These are busy -- and somewhat tumultuous -- times at MillerCoors. Five months after revamping its ad-agency roster, the nation's second-largest brewer is still seeking to reignite its struggling Miller Lite brand while keeping momentum going for Coors Light, which will soon roll out the first spots [see one below] from WPP's Cavalry.
At the same time, MillerCoors is dealing with backlash from distributors over its attempt to block its largest distributor, Reyes Beverage Group, from buying a smaller distributor in Virginia named Chesbay Distributing Co. MillerCoors, which is fighting the acquisition in court, says it is merely exercising its right of first refusal in order protect the brands it owns. But distributors see the move as an assault on their sacred "three-tier system," which protects the independence of suppliers, distributors and retailers.
The dust-up -- which involves complicated legal questions dealing with state and federal alcohol laws -- took center stage at this week's annual meeting of the National Beer Wholesalers Association meeting in San Diego. The event drew nearly 2,000 attendees and culminated Tuesday evening with a beer-filled celebration of the organization's 75th anniversary aboard the USS Midway.
During the festivities, Ad Age caught up with MillerCoors Exec VP-Chief Marketing Officer Andy England to get his take on the dispute and check in the brewer's marketing efforts. We asked him a six-pack's worth of questions, including whether the brewer will continue to support the sluggish Miller Lite brand and surging Coors Light brand at the same level. But we started with the question on everyone's mind in San Diego:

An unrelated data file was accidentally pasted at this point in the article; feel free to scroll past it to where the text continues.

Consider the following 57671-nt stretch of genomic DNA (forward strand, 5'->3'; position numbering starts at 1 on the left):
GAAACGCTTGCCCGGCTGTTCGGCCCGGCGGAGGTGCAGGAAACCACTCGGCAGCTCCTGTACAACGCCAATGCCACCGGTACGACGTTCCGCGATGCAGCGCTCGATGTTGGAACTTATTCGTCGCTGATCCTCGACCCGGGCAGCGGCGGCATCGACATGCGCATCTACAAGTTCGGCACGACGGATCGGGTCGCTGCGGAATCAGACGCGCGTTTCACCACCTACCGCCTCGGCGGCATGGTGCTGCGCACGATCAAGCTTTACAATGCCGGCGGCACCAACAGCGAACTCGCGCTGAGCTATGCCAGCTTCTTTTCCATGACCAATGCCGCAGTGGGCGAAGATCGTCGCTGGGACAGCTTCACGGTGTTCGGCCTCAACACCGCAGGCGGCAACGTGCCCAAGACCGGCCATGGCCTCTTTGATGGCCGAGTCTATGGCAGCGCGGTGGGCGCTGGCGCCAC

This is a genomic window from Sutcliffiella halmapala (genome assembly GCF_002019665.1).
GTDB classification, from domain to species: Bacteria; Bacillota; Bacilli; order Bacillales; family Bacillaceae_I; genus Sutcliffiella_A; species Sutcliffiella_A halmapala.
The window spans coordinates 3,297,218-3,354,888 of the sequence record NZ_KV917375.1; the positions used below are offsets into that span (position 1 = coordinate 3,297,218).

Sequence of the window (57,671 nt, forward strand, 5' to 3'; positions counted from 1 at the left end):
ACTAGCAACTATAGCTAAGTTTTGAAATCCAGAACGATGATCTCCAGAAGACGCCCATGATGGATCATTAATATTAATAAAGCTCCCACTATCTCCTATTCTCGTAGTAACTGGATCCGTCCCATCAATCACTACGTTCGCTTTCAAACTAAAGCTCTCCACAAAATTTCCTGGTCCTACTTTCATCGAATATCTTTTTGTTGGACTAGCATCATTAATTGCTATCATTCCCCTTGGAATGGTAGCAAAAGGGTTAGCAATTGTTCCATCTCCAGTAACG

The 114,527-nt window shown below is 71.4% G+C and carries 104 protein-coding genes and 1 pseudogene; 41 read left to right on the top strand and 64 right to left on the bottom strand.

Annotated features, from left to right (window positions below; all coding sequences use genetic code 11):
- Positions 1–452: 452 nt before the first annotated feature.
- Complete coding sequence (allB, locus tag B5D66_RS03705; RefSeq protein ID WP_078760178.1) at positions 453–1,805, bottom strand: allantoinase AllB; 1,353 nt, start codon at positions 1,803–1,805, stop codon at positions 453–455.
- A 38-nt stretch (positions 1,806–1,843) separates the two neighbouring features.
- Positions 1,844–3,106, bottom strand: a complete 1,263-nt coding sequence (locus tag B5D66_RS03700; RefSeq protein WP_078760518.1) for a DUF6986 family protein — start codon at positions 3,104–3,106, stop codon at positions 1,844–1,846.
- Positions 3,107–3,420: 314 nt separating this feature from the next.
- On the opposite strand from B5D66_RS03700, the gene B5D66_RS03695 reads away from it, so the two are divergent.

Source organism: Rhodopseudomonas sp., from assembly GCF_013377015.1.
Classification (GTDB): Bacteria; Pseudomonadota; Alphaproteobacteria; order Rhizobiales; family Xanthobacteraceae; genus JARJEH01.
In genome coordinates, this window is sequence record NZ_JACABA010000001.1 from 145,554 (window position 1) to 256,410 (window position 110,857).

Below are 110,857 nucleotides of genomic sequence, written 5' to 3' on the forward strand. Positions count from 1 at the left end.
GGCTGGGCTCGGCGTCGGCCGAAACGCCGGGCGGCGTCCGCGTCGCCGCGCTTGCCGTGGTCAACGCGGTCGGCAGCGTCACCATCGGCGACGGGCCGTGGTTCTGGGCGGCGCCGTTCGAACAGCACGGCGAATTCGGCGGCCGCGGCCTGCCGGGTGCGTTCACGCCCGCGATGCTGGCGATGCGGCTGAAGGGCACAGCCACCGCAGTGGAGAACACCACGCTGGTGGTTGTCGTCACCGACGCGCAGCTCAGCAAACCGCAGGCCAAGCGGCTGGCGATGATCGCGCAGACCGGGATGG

Ad Age : Some people have suggested that the fight over the Chesbay deal is proving to be a distraction to MillerCoors as you seek to grow your brands. Do you agree?
Mr. England: I'm not a lawyer so I won't comment on [the legal case]. What I will tell you is we have great brands. I don't lose any sleep over whether or not this contractual issue will impact our brands. I know we'll get it worked out one way or the other and we'll get back doing what we've done since Prohibition, which is selling lots of beer at margins that work for our distributors and I'm excited about doing exactly that .
Ad Age : You guys are supporting two big mainstream light beers, Coors Light and Miller Lite, roughly at equal levels. But Coors Light has been doing a lot better than Miller Lite. Does there come a time soon where you must pick a winner, and throw most of your support behind that brand?
Mr. England: Obviously, I'd like to see both of those brands rocking and rolling. … I'm obviously delighted with the performance of Coors Light and I have every confidence we are going to continue it in 2013 and beyond. I think Miller Lite, it's a turnaround story, there's no doubt about it. I think the [new] "It's Miller Time " campaign is a strong campaign for the brand. If you look at brand metrics in terms of how consumers react to the advertising and how they feel about the brand, those brand metrics are improving on a month-to-month basis, so I obviously feel good about that . It just hasn't shown up in the volume yet, and that 's obviously a frustration. We continue to work it very hard.